to 1, this is LP01 mode this is LP01, this
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is LP11 and this is LP02 and LP21 and, but
I see this is 0, this is 2.404 and this is
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3.8317.
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So, if the fiber supports 2 modes then the
value of V should lie somewhere here.
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So, that these 2 modes are supported and the
other boards are cutoff.
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00:11:45,680 --> 00:11:55,570
So, the value of V should lie between 2.4048
and 3.8317.
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00:11:55,570 --> 00:12:03,770
So, what I need to just now find out the values
of lambda corresponding to these values of
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V, and V is given as 2 pi over lambda naught
times a times square root of n1 square minus
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n2 square.
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00:12:12,290 --> 00:12:19,670
So, V is equal to 2.4048 will correspond to
lambda naught is equal to 1.446 micrometer,
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which we had done in the in the previous part
itself.
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This is nothing, but the cut off wavelength
and corresponding to 3.8317 lambda naught
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comes out to be 0.907 micrometer.
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00:12:37,680 --> 00:12:45,630
So, lambda naught would should lie between
0.907 and 1.446 micrometer.
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So, that there are only 2 modes guided LP01
and LP11.
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00:12:52,140 --> 00:13:03,470
Third part is what is the mode effective index
at lambda naught is equal to 1.55 micrometer.
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At lambda naught is equal to 1.55 micrometer,
V is equal to 2.2435.
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So, there is only one mode because it is less
than 2.4048.
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So, there is only one mode this is LP01 mode.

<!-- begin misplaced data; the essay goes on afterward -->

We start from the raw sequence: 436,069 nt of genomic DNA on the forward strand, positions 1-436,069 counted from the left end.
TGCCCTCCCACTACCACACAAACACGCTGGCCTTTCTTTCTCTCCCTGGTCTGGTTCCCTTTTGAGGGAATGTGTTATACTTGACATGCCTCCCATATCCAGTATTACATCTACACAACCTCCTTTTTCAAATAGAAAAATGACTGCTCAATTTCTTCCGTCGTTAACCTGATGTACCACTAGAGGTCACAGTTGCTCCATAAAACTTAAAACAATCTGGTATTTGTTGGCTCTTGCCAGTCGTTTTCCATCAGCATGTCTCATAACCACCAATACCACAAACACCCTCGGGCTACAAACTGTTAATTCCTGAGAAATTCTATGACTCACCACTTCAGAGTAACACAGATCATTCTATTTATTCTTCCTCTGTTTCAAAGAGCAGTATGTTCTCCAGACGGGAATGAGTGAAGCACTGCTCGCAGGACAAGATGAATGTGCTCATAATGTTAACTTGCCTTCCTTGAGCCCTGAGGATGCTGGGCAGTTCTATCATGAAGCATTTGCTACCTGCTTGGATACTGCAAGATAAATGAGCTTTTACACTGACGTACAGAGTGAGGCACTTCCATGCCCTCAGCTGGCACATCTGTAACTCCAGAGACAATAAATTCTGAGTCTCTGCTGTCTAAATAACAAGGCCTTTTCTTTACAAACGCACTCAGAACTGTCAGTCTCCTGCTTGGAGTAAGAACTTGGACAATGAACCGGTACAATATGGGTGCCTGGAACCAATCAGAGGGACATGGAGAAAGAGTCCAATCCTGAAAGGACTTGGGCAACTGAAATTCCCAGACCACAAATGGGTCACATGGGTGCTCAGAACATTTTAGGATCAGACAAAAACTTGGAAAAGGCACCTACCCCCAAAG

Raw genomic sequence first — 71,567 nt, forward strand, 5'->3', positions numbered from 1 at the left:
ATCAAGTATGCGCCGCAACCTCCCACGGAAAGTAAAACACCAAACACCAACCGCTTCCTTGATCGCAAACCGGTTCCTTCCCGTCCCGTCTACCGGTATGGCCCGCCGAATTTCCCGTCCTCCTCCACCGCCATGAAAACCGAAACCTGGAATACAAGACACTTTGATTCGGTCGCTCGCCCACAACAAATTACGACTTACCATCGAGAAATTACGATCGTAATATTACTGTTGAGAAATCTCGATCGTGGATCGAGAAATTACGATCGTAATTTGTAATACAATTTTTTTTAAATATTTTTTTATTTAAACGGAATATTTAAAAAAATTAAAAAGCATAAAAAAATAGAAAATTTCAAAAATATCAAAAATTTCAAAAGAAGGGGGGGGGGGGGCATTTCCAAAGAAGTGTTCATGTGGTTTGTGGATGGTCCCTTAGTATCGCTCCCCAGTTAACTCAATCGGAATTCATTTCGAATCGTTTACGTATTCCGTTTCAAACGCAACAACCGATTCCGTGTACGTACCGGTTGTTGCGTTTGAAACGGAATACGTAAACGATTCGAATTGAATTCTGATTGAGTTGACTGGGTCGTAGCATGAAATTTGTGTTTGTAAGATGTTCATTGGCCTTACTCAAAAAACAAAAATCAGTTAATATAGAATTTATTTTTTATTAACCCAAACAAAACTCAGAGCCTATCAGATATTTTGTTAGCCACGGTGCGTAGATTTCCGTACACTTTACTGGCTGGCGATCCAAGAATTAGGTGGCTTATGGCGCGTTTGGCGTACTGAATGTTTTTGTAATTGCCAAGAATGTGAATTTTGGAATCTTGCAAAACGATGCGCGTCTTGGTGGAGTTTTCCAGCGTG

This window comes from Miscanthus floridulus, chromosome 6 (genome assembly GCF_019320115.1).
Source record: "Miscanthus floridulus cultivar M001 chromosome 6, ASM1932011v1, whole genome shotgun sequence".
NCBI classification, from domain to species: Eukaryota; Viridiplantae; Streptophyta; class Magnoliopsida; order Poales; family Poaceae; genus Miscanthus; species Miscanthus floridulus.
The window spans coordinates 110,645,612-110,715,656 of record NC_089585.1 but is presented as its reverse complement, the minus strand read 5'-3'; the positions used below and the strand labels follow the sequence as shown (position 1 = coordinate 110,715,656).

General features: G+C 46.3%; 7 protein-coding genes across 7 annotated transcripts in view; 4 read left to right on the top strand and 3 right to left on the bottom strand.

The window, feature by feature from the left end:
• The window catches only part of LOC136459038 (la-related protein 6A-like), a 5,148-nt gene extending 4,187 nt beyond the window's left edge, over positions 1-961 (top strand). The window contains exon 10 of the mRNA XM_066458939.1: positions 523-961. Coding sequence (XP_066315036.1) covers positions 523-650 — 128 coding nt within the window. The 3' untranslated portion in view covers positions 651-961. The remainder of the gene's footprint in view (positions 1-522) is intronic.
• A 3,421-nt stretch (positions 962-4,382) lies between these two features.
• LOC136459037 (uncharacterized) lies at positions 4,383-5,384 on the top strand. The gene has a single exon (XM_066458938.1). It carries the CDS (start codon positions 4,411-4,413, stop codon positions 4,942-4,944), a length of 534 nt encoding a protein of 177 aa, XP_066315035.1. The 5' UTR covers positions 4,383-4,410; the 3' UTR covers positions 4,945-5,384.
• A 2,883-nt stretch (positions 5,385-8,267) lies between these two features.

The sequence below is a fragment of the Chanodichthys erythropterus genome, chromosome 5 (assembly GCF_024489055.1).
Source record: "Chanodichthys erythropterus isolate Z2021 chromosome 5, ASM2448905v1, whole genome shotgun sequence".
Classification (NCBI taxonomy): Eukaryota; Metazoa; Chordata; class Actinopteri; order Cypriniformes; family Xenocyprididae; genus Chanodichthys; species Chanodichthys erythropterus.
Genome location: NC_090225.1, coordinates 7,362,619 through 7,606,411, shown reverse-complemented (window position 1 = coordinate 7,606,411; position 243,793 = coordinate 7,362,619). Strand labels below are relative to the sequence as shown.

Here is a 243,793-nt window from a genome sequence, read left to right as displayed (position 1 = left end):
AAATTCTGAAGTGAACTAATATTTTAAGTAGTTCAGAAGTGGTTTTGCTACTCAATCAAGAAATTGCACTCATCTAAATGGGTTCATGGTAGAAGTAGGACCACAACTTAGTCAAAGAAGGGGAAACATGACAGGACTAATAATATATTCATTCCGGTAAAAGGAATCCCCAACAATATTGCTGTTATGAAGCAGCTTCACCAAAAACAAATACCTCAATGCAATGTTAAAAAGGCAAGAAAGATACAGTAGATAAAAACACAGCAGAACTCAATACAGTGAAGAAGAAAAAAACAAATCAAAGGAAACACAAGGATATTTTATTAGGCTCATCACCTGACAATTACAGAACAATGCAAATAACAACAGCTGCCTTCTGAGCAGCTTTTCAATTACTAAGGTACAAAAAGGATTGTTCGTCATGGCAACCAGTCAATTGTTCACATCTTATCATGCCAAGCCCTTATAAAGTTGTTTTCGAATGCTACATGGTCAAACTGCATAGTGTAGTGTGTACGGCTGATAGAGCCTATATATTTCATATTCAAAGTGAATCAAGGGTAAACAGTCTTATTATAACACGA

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And I know from that table that from that
table also I can do or from the empirical
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formula also I can find it out, if I do it
from using empirical formula then b is given
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by a minus b over V whole square where a is
equal to 1.1428, b is equal to 0.996 and if
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I calculate the value of b from here it comes
out to be 0.4884.
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From here I can calculate the n effective
as square root of n2 square plus b times n1
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square minus n2 square, and it comes out to
be 1.4469.
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00:14:02,740 --> 00:14:09,670
Fourth part is what is the Gaussian spot size,
at lambda naught is equal to 1.55 micrometer.
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00:14:09,670 --> 00:14:20,420
So, I had already calculated the value of
V at 1.55 micrometer which is 2.2435, now
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I know the empirical relation for Gaussian
spot size which is given by this.
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So, if I just put the value of V here I can
immediately get the value of w over a as 1.15
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and since a is equal to 4.2.
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So, I can get the value of Gaussian spot size
as 4.85micrometer.
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Fifth part is what is the Peterman 2 sport
size at lambda naught is equal to 1.55 micrometer.
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So, I already have the value of V at this
wavelength which is 2.2435.
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Now, I just put it in the empirical relation
of Peterman 2 spot size, then the Peterman
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2 spot size comes out to be 4.75 micrometer.
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00:15:19,140 --> 00:15:26,700
Now let us find out what happens if I bend
a fiber.
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If I deploy the fiber in the field it is inevitable
to bend the fiber because I will have to take
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00:15:33,210 --> 00:15:40,250
fiber across the corners there are instances
when I will have to coil the fiber and keep
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it somewhere if there is some extra length
of the fiber.
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00:15:44,860 --> 00:15:56,050
So, it is important to find out what happens
when you bend the fiber, and we will see that
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bending of the fiber causes loss.
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How much loss does it cause, on what parameters
of the fiber it depends on let us study that.
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So, if I have a straight fiber this is the
core and this is the cladding, then I know
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that if I launch a wave like this, then if
this angle is greater than critical angle
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then there would be total internal reflection
and most of the power will remain in the core
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large amount of power will remain in the core,
and various little power will extend in to
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the cladding.
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00:16:40,970 --> 00:16:52,630
Now if I bend the fiber which is shown by
these blue lines, then just look at this wave